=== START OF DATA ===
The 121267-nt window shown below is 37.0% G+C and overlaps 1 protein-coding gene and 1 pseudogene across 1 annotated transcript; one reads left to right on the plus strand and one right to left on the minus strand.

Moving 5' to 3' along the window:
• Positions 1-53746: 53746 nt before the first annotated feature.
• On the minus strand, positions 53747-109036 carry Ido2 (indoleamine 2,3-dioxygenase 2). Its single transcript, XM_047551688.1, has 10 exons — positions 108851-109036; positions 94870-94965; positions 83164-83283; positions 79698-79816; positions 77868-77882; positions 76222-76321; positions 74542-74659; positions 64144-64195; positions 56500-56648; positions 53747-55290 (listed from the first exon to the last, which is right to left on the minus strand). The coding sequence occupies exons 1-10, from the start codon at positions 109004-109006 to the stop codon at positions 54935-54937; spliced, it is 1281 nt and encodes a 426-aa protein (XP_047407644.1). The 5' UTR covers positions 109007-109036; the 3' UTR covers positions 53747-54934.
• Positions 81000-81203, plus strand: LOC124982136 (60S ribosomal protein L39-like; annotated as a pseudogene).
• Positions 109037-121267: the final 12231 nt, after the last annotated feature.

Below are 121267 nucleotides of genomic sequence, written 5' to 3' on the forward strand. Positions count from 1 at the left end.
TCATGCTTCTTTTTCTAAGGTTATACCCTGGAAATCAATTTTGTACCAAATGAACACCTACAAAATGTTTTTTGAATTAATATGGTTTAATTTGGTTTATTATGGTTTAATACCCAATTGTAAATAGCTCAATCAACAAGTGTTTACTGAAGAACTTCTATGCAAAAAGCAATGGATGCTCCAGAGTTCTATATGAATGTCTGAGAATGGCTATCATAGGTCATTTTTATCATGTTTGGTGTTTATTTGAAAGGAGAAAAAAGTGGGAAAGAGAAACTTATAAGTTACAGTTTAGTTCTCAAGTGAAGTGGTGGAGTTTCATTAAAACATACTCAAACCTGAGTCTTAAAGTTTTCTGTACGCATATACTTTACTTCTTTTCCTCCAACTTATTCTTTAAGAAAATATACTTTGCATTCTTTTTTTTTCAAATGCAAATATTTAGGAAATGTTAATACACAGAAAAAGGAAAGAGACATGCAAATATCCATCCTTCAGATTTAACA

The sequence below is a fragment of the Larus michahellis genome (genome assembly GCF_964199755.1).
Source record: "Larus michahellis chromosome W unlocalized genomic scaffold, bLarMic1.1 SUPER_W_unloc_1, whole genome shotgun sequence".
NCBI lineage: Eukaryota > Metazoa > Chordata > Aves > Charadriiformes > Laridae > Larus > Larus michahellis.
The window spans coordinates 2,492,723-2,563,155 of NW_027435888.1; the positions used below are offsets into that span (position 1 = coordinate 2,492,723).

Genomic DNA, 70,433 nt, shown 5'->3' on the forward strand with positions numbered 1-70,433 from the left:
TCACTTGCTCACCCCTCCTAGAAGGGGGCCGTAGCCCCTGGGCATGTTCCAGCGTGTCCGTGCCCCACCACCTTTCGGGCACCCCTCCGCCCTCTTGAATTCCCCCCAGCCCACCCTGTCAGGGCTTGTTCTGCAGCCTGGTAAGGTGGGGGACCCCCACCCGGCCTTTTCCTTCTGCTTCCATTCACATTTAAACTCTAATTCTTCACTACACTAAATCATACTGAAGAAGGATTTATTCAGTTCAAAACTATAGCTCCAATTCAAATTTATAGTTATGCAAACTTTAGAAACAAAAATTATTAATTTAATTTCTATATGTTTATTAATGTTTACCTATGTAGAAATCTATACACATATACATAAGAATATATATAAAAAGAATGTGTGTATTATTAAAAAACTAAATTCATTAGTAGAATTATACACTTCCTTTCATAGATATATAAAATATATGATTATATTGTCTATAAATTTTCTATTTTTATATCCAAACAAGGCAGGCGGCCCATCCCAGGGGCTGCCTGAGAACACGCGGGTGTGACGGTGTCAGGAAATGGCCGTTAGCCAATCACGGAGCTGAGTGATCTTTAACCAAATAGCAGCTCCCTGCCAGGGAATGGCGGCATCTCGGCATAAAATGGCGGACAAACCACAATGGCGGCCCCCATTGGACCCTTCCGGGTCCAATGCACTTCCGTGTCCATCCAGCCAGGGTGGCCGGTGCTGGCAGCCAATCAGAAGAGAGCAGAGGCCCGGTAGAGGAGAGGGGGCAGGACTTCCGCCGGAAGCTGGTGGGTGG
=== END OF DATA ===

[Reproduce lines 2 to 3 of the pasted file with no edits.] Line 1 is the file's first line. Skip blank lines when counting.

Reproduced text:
Moving 5' to 3' along the window:
• Positions 1-53746: 53746 nt before the first annotated feature.